He had driven four blocks from the street where the police officer had stopped him when he ran a red light and struck Lowe, who was crossing the street.  Sander immediately stopped the car.  Lowe died a few minutes later on the way to the hospital.  It was later ascertained that internal hemorrhaging was the cause of death.  Sander was apprehended and charged with negligent homicide. The police medical examiner’s report indicated that Sander’s estimated blood alcohol concentration was between 2.5 and 3.0% at the time of the accident.

         The social attractiveness of the victim was one factor being manipulated. For the socially unattractive victim conditions, Lowe was portrayed as a notorious gangster and syndicate boss who had been vying for power in the syndicate controlling the state’s underworld activities.  He was best known for his alleged responsibility in the Riverview massacre of five men.  At the time of the incident, Lowe was carrying a loaded 32-caliber pistol which was found on his body.  He had been out of jail on bond, awaiting trial on a double indictment of mail fraud and income tax evasion. For the socially attractive victim condition, Lowe is a noted architect and prominent member of the community.  He had designed many well-known buildings throughout the state and was an active member of the community welfare board.  At the time of the incident, Lowe was on his way to the Lincoln Orphanage, of which he was a founding member, with Christmas gifts.  He is survived by his wife and two children, ages 11 and 15.

         The defendant’s social attractiveness was also a variable that was manipulated as well. For the socially unattractive defendant condition, Sander is a thirty-three-year-old janitor.  In the building where Sander has been working as a janitor for the past two months, he was not known by many of the firm employees but was nevertheless invited to join the party.  Sander is a two-time divorcee, with three children by his first wife, who has since remarried.  He was going to spend Christmas Eve with his girlfriend in her apartment.  The effect of the incident on Sander was negligible; he was slightly shaken up by the impact but suffered no major injuries.  Sander has two misdemeanors on his criminal record in the past five years – breaking and entering and a drug violation.  His traffic record shows three tickets in the same space of time. For the socially attractive defendant condition, Sander is a sixty-four-year-old insurance adjustor who had been employed by the same insurance firm for 42 years.  Sander was friendly with everyone and was known as a good worker.  Sander is a widower, his wife having died of cancer the previous year, and he is, consequently, spending Christmas Eve with his son and daughter-in-law.  When the incident occurred, Sander’s leg banged the steering column, reaggravating a gun wound which had been the source of a slight limp and much pain.  Sander’s traffic record shows he has received three tickets in the past five years, two of which were moving violations.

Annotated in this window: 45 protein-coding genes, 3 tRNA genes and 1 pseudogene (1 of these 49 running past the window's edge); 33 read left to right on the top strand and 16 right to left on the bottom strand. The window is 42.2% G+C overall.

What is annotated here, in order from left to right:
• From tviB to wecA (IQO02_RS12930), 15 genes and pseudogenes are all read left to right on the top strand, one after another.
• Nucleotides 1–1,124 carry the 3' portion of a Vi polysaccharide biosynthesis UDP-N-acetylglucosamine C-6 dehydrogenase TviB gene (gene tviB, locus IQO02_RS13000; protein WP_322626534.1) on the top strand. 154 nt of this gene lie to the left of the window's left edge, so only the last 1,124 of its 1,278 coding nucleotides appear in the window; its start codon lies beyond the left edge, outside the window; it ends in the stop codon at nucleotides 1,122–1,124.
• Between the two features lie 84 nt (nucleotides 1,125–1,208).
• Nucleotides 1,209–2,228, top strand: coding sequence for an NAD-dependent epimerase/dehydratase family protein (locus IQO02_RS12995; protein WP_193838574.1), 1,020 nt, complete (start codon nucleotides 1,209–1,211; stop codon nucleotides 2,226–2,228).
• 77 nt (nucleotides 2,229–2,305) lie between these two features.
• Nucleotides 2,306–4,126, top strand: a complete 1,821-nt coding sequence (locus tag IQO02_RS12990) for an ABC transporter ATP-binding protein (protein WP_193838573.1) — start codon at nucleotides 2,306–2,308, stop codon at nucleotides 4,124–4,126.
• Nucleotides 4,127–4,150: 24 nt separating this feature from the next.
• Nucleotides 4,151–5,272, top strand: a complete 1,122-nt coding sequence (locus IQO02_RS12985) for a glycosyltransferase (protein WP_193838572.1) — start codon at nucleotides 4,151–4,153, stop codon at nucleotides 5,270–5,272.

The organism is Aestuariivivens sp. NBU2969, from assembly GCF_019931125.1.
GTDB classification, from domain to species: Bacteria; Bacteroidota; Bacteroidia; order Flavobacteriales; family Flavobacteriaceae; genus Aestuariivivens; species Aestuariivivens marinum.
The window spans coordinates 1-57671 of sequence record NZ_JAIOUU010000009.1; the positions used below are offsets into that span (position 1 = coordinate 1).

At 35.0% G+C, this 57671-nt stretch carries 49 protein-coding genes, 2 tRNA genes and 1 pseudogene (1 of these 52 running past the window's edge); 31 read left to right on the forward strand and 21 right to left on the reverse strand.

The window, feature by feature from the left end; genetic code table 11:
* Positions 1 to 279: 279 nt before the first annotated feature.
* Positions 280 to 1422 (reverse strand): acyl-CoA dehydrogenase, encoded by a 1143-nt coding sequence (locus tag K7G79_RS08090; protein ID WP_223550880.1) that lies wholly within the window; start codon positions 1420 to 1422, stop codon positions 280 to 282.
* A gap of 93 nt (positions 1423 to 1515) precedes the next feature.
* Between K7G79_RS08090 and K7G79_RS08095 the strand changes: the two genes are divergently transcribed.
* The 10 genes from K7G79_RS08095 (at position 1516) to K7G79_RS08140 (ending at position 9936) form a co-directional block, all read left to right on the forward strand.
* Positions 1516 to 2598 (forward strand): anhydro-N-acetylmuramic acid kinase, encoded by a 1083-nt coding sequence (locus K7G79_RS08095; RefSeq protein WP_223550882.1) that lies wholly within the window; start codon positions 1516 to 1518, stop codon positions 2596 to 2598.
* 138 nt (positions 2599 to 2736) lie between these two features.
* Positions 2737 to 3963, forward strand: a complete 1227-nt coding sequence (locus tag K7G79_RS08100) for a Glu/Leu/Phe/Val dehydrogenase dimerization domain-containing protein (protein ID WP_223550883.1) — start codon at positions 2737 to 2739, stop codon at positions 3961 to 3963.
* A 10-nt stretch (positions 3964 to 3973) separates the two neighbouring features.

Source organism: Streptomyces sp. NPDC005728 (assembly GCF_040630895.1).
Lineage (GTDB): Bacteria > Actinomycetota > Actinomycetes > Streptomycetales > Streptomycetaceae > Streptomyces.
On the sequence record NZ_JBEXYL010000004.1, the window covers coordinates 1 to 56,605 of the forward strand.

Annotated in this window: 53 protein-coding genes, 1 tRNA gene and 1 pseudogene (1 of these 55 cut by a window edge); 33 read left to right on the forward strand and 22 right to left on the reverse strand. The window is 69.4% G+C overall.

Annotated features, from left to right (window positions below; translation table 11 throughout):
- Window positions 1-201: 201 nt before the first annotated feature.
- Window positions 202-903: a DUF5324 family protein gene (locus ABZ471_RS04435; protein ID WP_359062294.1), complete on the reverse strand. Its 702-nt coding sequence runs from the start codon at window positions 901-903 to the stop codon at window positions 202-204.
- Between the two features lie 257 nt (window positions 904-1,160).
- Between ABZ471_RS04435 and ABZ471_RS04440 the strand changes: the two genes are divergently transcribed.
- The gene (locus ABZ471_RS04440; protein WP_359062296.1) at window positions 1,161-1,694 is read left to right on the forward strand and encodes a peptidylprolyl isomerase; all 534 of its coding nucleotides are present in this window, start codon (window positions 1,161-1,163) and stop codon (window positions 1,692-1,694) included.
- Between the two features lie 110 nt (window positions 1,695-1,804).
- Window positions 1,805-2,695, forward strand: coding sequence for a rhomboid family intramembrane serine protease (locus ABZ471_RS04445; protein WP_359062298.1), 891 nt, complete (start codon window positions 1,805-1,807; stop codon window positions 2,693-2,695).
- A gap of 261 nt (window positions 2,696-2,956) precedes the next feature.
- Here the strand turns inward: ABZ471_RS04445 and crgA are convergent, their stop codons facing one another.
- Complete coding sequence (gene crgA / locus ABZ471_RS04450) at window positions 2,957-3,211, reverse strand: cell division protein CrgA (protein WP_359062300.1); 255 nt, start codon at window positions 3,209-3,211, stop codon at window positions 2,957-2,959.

After reading the description, the participants were then asked to give the defendant a sentence from 1 to 25 years in prison. The participants were then asked to rate the defendant and victim based on the impression they got from the condition given to them, rating them from 1 (extremely favorable) to 9 (extremely unfavorable). After giving the defendant a sentence length and rating both the defendant and victim, the participants were asked to self-report their gender (either male or female) and their age. The participants were then given a debriefing statement after they completed everything asked of them. The debriefing statement explained to the participants that the researchers were trying to determine the effect of likeability of a defendant and victim had on the sentence length of the defendant.

Results

Manipulation Checks

The results indicated that the favorability of the victim was different based on how the victim was described in each condition T (334) = 12.363, p < 0.001. The socially attractive victim was rated more favorably (M=7.06, SD=2.39) than the socially unattractive victim (M= 3.77, SD=2.49). This in turn emphasizes that the manipulation check for the victim was supported. The likeability of the defendant also differed due to how the defendant was portrayed in the condition, T (334) = 3.403 p < 0.001. The socially attractive defendant’s ratings was more favorable (M=4.23, SD=2.37) than the socially unattractive defendant’s ratings (M=3.43, SD=1.93). This in turn illustrates that the manipulation check for the defendant was supported as well.